The Soviet Union Around the World


The USSR was actually involved in all the countries in this image.

In the 1950s and 1960s, relations between Communist and Russia, former allies against western imperialism, began to deteriorate.There were several causes behind this. The biggest factor was conflict over nuclear weapons. China wanted to develop nuclear weapons similar to Russia, but Khrushchev was hesitant to help China. Additionally, China was appalled by Khrushchev’s de-Stalinization reforms, and thought that Russia was ‘too peaceful’ in regards to Western imperialism. The deterioration of the two biggest Communist nations led to a schism in the Communist world between Pro-Soviet and Pro-Chinese communism. Though Soviet Communism, with its use of military and economic aid, would come to be the bigger influence.

Also during this time, the USSR began a campaign to spread its influence countries in Asia, Africa, and Latin America. Despite China’s attempt to supersede the USSR as the leading Communist nation, Khrushchev achieved many foreign policy successes due to his willingness to provide Third World countries with military and economic aid. The most significant of these being the close ties established with the Castro government after the Cuban Revolution of 1959. Cuba’s sudden turn towards Communism after the revolution eventually led to the Cuban Missile Crisis that caused the world to hold its breath.

On the other side of the world in Vietnam, the USSR was engaged in a hot conflict against the United States. Vietnam, torn in two, was receiving aid from both the USSR in the north and from the United States in the south. The USSR was to eventually win this battle over the United States, who went into Vietnam to contain the growing Communist threat. Divided Vietnam was reunited under a communist government while the United States fell into an anti-war disillusionment.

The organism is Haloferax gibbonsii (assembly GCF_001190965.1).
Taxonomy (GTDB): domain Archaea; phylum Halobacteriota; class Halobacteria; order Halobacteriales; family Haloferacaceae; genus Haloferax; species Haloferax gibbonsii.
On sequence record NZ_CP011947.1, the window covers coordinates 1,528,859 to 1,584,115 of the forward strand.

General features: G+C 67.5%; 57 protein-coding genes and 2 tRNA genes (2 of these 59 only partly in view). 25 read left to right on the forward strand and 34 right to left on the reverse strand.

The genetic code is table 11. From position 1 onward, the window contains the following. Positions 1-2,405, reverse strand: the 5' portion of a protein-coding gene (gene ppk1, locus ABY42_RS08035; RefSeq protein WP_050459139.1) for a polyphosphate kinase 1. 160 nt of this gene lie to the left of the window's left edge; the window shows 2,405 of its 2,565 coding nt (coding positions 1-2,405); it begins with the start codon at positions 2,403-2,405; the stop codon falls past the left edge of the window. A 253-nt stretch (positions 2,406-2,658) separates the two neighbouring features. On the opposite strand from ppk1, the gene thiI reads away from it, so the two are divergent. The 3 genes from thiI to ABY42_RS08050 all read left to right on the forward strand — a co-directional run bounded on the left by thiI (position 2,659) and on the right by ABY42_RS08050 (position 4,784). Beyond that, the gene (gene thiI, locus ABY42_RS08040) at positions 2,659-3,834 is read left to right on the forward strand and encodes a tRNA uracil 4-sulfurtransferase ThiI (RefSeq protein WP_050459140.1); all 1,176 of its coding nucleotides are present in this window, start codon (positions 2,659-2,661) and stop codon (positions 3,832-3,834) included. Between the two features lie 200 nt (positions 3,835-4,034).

Elsewhere in Asia, The USSR was also engaged in the conflict between India and Pakistan in 1966. In what was later to be known as the Second Kashmir War, the cause of the conflict between India and Pakistan was territorial disputes over the Kashmir region. The conflict led to India shifting its allegiance towards the Soviet Union, who supplied India with much of its military armaments, and away from the United States, who did little to aid India despite its assurances that it would do so. On the other side, Pakistan shifted its alignment towards China, who, mirroring the USSR and India, supplied Pakistan with military weapons and technology. Despite the conflict being ended by a ceasefire ordered by the United Nations, it’s widely considered that India emerged as the victor.


The Soviet Union wasn’t as successful in the Middle East, where it was a supporter of the Arab states against their conflict with Israel. Israel had won by a landslide and took control of territories in the Arab states of Egypt, Syria, and Jordan in the Six-Day War of 1967. In 1973, Israel,with the support of the United States, once again decisively won over Egypt and Syria in the 19-day Yom Kippur War. This conflict led to a near-conflict between the United States and the Soviet Union, both of whom heavily aided their respective countries and led to high tensions between the two nations. Tensions rose as the ceasefire ordered by the United Nations on October 22 quickly broke down under the growing tensions between the US and the USSR. However a second ceasefire was issued on October 25 which successfully ended the war. Egypt, enduring two losses despite the support of the Soviet Union, moved away from the Soviet sphere, though Syria still choose to be allied with the Soviets.

The tendrils of Soviet Union influence was felt not only in the Caribbean, Asia, and the Middle East, but in Africa as well. In Ethiopia, the Soviet Union supported a marxist military council in their overthrow of their Emperor, Haile Selassie. Later on, the USSR would aid Ethiopia in their war against Somalia, who would come to be backed by the United States, in 1977. The Soviet Union also aided Angola and Mozambique, colonies of Portugal, in their war for independence.